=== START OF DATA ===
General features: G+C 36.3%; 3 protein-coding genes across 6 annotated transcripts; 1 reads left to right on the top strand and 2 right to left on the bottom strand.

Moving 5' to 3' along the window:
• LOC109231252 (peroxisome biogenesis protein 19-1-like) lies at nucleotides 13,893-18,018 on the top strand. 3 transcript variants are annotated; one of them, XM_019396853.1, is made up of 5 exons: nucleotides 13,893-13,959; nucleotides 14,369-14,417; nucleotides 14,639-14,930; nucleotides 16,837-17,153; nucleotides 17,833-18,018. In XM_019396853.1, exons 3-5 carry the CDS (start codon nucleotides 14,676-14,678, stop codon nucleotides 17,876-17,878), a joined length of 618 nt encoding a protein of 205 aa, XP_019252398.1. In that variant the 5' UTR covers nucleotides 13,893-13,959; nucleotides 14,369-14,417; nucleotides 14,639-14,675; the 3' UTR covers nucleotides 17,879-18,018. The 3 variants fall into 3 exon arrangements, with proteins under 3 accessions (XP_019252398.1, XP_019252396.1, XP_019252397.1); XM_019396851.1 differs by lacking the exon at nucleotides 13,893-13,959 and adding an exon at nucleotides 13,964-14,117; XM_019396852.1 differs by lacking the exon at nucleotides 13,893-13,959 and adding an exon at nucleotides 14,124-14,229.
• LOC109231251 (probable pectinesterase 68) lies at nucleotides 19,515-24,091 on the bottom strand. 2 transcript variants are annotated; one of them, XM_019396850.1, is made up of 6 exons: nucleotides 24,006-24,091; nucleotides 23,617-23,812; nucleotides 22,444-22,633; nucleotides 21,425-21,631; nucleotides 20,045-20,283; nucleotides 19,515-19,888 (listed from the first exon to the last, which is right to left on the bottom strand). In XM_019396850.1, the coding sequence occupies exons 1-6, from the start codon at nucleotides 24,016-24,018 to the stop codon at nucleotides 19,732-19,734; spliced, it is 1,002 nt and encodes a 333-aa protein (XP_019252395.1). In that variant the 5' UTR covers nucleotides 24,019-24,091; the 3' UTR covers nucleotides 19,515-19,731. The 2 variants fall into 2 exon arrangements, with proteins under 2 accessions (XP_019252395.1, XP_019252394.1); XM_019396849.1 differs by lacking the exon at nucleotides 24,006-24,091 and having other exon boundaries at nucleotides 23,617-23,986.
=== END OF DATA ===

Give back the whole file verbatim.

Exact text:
General features: G+C 36.3%; 3 protein-coding genes across 6 annotated transcripts; 1 reads left to right on the top strand and 2 right to left on the bottom strand.

Moving 5' to 3' along the window:
• LOC109231252 (peroxisome biogenesis protein 19-1-like) lies at nucleotides 13,893-18,018 on the top strand. 3 transcript variants are annotated; one of them, XM_019396853.1, is made up of 5 exons: nucleotides 13,893-13,959; nucleotides 14,369-14,417; nucleotides 14,639-14,930; nucleotides 16,837-17,153; nucleotides 17,833-18,018. In XM_019396853.1, exons 3-5 carry the CDS (start codon nucleotides 14,676-14,678, stop codon nucleotides 17,876-17,878), a joined length of 618 nt encoding a protein of 205 aa, XP_019252398.1. In that variant the 5' UTR covers nucleotides 13,893-13,959; nucleotides 14,369-14,417; nucleotides 14,639-14,675; the 3' UTR covers nucleotides 17,879-18,018. The 3 variants fall into 3 exon arrangements, with proteins under 3 accessions (XP_019252398.1, XP_019252396.1, XP_019252397.1); XM_019396851.1 differs by lacking the exon at nucleotides 13,893-13,959 and adding an exon at nucleotides 13,964-14,117; XM_019396852.1 differs by lacking the exon at nucleotides 13,893-13,959 and adding an exon at nucleotides 14,124-14,229.
• LOC109231251 (probable pectinesterase 68) lies at nucleotides 19,515-24,091 on the bottom strand. 2 transcript variants are annotated; one of them, XM_019396850.1, is made up of 6 exons: nucleotides 24,006-24,091; nucleotides 23,617-23,812; nucleotides 22,444-22,633; nucleotides 21,425-21,631; nucleotides 20,045-20,283; nucleotides 19,515-19,888 (listed from the first exon to the last, which is right to left on the bottom strand). In XM_019396850.1, the coding sequence occupies exons 1-6, from the start codon at nucleotides 24,016-24,018 to the stop codon at nucleotides 19,732-19,734; spliced, it is 1,002 nt and encodes a 333-aa protein (XP_019252395.1). In that variant the 5' UTR covers nucleotides 24,019-24,091; the 3' UTR covers nucleotides 19,515-19,731. The 2 variants fall into 2 exon arrangements, with proteins under 2 accessions (XP_019252395.1, XP_019252394.1); XM_019396849.1 differs by lacking the exon at nucleotides 24,006-24,091 and having other exon boundaries at nucleotides 23,617-23,986.